You probably noticed that last title has more of a positive spin for carriers. The reason there’s a sudden surge in articles about carriers being accused of profiteering is the maritime research company Drewry just released a response to such accusations. Drewery’s response, as you probably already guessed, is to give carriers the benefit of the doubt.
Here’s how Wackett quoted Drewry in his Loadstar article:
On the accusations, Drewry said that, “given the highly unpredictable outlook for demand”, it was “inclined to give carriers the benefit of the doubt, for now”.
The consultant argued that “capacity over-suppression in some trades was always likely”, and noted that carriers were starting to reinstate blanked sailings to accommodate higher-than-expected demand, particularly on the eastbound transpacific route.
“That makes previous capacity over-reductions look more like understandable misjudgements rather than anything more malicious,” said Drewry.
“However, we might change our view if capacity continues to be kept significantly below market needs,” it added.
The caveat of “for now” Drewry puts on the benefit of doubt it extends to carriers is an important one. Carriers’ actions do need to be watched in relationship to the market, as Merk pointed out regulatory authorities seem unwilling to do, in order to know if they really are profiteering off the novel coronavirus.
Carriers History Gives Shippers Little Reason to Give Benefit of Doubt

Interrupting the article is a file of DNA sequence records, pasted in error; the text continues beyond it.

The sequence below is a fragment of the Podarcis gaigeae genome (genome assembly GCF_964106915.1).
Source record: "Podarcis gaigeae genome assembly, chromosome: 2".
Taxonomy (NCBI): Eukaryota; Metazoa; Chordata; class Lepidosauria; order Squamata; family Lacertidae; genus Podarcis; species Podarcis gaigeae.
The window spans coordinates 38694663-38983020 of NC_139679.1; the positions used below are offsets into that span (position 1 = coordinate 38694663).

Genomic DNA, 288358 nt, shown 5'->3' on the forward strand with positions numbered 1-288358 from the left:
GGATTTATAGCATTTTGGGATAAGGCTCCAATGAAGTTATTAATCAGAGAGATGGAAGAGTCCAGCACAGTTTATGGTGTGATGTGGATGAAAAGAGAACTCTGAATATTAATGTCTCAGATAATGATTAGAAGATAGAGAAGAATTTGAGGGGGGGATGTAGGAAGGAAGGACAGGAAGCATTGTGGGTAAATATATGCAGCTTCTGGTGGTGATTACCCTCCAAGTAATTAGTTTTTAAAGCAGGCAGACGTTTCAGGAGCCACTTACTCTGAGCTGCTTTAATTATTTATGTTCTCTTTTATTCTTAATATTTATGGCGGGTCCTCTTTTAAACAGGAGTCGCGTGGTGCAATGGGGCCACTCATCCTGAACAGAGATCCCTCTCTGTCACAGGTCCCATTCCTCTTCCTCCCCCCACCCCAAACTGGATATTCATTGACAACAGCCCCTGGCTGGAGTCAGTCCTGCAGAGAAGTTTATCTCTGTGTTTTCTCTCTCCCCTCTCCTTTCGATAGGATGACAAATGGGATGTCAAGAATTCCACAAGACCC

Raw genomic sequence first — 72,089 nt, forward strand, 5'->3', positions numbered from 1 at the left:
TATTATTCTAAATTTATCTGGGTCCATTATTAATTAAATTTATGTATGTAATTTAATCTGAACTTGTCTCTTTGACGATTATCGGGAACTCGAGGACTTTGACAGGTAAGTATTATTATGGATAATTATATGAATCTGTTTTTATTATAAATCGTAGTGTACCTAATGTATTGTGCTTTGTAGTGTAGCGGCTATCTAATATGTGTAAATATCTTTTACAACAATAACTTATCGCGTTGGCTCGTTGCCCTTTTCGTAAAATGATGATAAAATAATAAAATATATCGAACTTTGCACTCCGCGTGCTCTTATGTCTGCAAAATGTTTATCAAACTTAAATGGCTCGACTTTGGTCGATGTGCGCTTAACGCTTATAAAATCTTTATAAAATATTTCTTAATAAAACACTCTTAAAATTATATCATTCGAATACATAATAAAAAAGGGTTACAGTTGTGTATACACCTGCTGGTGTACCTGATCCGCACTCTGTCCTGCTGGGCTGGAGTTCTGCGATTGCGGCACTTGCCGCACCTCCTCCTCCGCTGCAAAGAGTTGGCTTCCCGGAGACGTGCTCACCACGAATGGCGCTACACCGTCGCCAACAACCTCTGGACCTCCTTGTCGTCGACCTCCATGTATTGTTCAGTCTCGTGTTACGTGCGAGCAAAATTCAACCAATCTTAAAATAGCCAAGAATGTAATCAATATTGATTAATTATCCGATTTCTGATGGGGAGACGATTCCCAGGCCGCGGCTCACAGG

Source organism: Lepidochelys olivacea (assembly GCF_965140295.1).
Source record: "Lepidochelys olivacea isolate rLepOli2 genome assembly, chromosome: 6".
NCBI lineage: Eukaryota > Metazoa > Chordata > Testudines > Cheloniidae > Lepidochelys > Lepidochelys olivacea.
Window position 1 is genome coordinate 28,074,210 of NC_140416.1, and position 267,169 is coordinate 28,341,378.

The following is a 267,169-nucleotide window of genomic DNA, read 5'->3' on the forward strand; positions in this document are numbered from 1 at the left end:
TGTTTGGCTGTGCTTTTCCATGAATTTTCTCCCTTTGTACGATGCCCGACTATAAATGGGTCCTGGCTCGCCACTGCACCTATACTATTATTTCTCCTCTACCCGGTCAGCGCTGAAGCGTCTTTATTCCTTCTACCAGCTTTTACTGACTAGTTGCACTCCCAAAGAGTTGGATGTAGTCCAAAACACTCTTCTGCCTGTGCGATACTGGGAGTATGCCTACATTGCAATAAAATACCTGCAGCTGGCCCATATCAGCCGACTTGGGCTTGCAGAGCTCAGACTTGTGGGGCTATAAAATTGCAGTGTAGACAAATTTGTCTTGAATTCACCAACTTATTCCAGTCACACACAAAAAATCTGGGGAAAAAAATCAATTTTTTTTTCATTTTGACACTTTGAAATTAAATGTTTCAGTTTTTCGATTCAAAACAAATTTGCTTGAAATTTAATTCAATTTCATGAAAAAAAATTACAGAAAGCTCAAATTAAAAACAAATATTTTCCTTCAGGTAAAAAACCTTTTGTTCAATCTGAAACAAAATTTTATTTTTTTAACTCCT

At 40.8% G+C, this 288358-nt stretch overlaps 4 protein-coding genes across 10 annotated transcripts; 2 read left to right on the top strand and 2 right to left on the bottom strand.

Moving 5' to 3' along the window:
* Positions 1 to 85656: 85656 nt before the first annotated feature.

At the same time, it’s not surprising that many shippers are not willing to extend carriers a benefit of doubt on the topic. As 2020 was first arriving, shippers were already warned, by credible sources like this Sam Whelan written article in the Loadstar, that carriers may be profiteering with IMO 2020 surcharges. Remember when the brewing controversy and supposed biggest story of 2020 was clean fuel surcharges and IMO 2020, respectively? Carriers were hitting shippers with clean fuel surcharges well before 2020 got here, much of it on presumed cost increases on fuel. Then oil prices crashed. Oil prices even went negative for the first time in history. But shippers never saw price drops accompany that much decreased shipping cost on fuel.
Shippers have also long been dismayed at the consolidation of ocean carriers through mergers, buyouts, Hanjin Shipping’s bankruptcy, and the arrangement of all the major carriers into just three alliances dominating the oceans and international shipping. It’s really that shrinking of competition that has made it possible for carriers to so effectively reduce capacity and bolster freight rates during this economically tumultuous time of COVID-19.
On top of all that, ocean carriers have a long history of running afoul of or being investigated under antitrust laws. Here’s just some of the posts in Universal Cargo’s blog alone on a portion of such run-ins carriers have had over recent years:
What’s Happening in International Shipping News? Top 5 Stories Including K-Line Guilty of Price Fixing
Adding to this litany of shipper complaints, you can add the utter lack of transparency that carriers have historically employed. While I’m not willing to say carriers are profiteering right now, I can’t blame shippers for believing the carriers are.
What I think we’re seeing is what I was leery of a few years back when making and updating Universal Cargo’s Carrier Craziness Bracket as we all watched carriers flounder, merge, and join forces in alliances: competition has shrunk to the point carriers are able to control the ocean freight market.